The fighting debate isn't nuanced or complex. Either you want fighting or you don't - The Hockey News on Sports Illustrated

The fighting debate isn't nuanced or complex. Either you want fighting or you don't

The QMJHL delayed their vote on whether to ban fighting until August, with league commissioner Gilles Courteau calling it a "sensitive matter" that everyone "wants to understand it to the fullest.” But the entire debate comes down to a simple choice.
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The fact that owners and team presidents in the QMJHL decided to kick the can down the road to August when it comes to dealing with fighting doesn’t really have a huge effect on what the final outcome will be. By delaying their vote until the summer, it still gives the league plenty of time to implement a ban for next season. Even if it had voted in favor of a ban on Thursday, it’s highly unlikely it would have gone into effect this season anyway.

But what does confound is that the league is taking this time for sober second thought on what it will have you believe is a very complex issue. QMJHL commissioner Gilles Courteau said the conversation was “very nuanced.”“This is a sensitive matter,” Courteau told reporters after the meeting. “Everyone wants to understand it to the fullest.”

That’s what they’re going with? Understand it to the fullest? Did this debate creep up on them? With all due respect, give me a break. This is not a conversation that is nuanced or complex or riddled with mystery. As much as power brokers in hockey will have you believe that this is an issue that has many layers, it actually doesn’t. It comes down to a very, very simple choice. You either want or will tolerate fighting in your league or you don’t.

Junior hockey does not believe the debate is at all nuanced when it comes to paying its players a living wage. All three major junior leagues are very clear on that one. But when it comes to their “student athletes” giving and receiving bareknuckle punches to the head it suddenly becomes a vexing dilemma for them?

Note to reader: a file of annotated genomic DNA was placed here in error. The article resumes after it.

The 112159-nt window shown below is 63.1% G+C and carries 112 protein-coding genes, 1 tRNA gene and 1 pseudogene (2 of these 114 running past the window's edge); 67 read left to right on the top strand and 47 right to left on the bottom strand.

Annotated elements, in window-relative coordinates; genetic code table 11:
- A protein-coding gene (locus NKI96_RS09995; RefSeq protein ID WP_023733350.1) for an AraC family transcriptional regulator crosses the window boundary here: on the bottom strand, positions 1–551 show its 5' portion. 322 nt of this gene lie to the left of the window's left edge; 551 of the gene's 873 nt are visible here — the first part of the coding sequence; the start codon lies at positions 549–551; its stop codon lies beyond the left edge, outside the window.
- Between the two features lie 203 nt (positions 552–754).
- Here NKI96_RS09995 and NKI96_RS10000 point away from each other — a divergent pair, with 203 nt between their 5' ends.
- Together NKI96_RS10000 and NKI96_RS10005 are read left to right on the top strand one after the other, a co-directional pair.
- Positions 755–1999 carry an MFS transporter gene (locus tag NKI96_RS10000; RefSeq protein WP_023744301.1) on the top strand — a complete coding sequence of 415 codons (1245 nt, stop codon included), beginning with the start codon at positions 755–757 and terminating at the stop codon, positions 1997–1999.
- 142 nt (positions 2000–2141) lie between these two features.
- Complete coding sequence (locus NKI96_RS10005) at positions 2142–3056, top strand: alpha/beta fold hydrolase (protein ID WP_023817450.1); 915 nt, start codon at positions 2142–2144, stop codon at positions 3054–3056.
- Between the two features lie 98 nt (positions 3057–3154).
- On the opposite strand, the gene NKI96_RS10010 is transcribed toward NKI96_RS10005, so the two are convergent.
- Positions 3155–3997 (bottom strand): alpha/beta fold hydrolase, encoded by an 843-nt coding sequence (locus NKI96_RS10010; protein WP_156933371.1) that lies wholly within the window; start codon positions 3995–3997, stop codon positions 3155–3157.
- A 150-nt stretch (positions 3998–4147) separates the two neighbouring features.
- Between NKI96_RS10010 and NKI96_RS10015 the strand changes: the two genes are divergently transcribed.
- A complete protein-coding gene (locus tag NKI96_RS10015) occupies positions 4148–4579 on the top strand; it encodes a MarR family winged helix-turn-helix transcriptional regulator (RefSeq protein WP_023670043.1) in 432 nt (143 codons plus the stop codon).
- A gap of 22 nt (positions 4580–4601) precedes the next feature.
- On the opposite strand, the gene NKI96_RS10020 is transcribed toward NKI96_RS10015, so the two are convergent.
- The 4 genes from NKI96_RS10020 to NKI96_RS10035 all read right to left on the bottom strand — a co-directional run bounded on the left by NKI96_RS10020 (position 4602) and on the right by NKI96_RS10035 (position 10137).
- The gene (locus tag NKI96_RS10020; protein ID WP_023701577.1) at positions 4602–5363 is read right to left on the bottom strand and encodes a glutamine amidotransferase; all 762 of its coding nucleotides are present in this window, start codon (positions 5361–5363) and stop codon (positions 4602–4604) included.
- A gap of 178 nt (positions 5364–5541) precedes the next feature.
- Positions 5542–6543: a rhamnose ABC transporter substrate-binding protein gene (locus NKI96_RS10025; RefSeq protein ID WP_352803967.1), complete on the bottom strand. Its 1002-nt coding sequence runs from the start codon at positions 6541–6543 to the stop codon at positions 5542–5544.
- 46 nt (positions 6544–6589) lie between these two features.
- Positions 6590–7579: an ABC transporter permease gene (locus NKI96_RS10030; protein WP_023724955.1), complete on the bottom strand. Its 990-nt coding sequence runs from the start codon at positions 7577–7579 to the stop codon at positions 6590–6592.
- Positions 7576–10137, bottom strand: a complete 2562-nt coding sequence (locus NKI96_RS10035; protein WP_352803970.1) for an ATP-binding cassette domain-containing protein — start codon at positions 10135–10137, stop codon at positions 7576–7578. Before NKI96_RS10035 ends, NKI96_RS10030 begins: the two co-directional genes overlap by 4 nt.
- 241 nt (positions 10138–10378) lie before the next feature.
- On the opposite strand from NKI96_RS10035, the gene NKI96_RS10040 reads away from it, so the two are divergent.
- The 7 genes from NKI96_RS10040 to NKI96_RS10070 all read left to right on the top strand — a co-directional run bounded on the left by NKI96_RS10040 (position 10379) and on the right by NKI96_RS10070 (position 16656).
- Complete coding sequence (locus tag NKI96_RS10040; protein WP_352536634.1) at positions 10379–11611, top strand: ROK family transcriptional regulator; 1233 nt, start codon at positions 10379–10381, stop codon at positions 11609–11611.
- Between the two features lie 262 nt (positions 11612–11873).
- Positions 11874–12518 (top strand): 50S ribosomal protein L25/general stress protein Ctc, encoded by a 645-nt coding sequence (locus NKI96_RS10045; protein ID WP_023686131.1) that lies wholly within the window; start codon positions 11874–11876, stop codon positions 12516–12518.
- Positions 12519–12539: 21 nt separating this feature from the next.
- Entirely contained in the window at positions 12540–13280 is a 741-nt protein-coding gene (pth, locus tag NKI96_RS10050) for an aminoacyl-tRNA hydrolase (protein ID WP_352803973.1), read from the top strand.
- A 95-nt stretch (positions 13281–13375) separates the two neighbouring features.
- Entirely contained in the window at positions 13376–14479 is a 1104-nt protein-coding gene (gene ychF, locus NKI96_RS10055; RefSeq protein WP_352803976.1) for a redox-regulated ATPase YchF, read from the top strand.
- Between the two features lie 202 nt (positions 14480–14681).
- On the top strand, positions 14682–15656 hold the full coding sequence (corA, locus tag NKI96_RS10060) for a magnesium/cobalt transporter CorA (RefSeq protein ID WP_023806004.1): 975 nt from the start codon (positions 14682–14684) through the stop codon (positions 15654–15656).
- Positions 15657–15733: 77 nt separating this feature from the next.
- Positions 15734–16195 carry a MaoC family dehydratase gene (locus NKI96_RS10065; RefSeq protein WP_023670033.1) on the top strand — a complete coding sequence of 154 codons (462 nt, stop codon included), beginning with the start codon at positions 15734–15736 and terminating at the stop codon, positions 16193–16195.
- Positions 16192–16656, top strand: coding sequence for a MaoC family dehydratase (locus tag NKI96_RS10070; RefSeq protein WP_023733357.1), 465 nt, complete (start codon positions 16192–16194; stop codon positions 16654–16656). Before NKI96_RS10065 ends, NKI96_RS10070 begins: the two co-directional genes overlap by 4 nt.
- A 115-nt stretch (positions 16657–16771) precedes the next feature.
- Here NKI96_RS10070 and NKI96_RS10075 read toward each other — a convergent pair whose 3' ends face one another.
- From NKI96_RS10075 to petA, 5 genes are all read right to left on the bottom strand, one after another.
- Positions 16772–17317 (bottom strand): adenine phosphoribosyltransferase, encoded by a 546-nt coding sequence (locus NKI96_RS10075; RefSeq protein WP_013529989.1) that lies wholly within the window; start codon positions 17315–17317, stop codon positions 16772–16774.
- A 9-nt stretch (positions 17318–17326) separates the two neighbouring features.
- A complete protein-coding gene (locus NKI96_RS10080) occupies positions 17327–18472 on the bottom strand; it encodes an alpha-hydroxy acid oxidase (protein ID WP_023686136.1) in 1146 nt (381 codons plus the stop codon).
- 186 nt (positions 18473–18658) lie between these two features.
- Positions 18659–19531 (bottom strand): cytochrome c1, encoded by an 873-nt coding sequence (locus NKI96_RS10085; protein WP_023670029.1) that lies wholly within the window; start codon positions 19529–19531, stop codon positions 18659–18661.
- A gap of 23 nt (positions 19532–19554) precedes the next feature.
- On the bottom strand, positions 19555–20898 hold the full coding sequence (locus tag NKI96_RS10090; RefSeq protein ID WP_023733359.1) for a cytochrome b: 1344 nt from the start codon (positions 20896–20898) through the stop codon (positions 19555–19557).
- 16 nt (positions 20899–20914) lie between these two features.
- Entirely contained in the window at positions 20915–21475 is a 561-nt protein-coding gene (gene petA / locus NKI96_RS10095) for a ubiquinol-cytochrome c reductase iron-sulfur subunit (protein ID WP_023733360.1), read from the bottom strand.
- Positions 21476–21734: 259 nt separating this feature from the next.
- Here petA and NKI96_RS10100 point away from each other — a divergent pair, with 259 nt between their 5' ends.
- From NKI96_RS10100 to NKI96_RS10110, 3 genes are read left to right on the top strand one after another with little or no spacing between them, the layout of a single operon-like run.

Like any other league, the QMJHL could have easily increased the penalties for fighting. Actually, it’s a lot easier for one of Canada’s three junior leagues to do it because none of them has to deal with a players’ association or go through the approval of a rules committee. The omnipotent rule they hold over these young men is astounding, so perhaps it’s time they used it for something good.

The new rule could look like this. You fight and you’re out of the rest of that game, period. You clearly instigate a fight and you are suspended for the next game. The level of discipline increases by one game with every subsequent offense. So, you fight a second time in the same season and you’re suspended one game, a third and you’re out two games and so on. And there you have it. You’re welcome. One can only hope that removes the nuance and complexity from all of this.

And of course, they will have you believe there are other things to consider here. One is that if the league bans fighting, it will be implementing rules that don’t exist in other major junior leagues in Canada. That would only become a problem during the Memorial Cup, which is the only time the leagues play against each other. Then there’s the matter that junior hockey prepares players for the professional ranks and in a minority of cases that’s true. But stricter fighting rules in college hockey and European leagues don’t seem to stand in the way of players there being able to adjust to higher levels of pro hockey.

As it stands, there is an average of one fight for every four games in the QMJHL. If it’s on the wane and rarely happens, what is the fear in abolishing it altogether? Will fewer people buy tickets to games? We don’t know whether that’s the case, but if someone were going to a QMJHL game hoping for a fight, there’s a 75 percent chance that person is going to leave disappointed anyway.

It’s time for the QMJHL to show the way on this. And it can be done easily, as Quebec Remparts president Jacques Tanguay told reporters. “We need to get rid of (fighting) completely,” he told reporters. “It’s as simple as that.”

Courteau stressed that it’s his priority to enhance player safety, something that was echoed by Ronald Thibault, president of the Sherbrooke Phoenix. “It may sound strange,” he told reporters, “but what we’re trying to do is keep our players safe.” Yup, he’s right. That does sound strange. Saying you want to keep your players safe and not immediately doing everything to prevent them from punching each other in the head sounds very strange, indeed.

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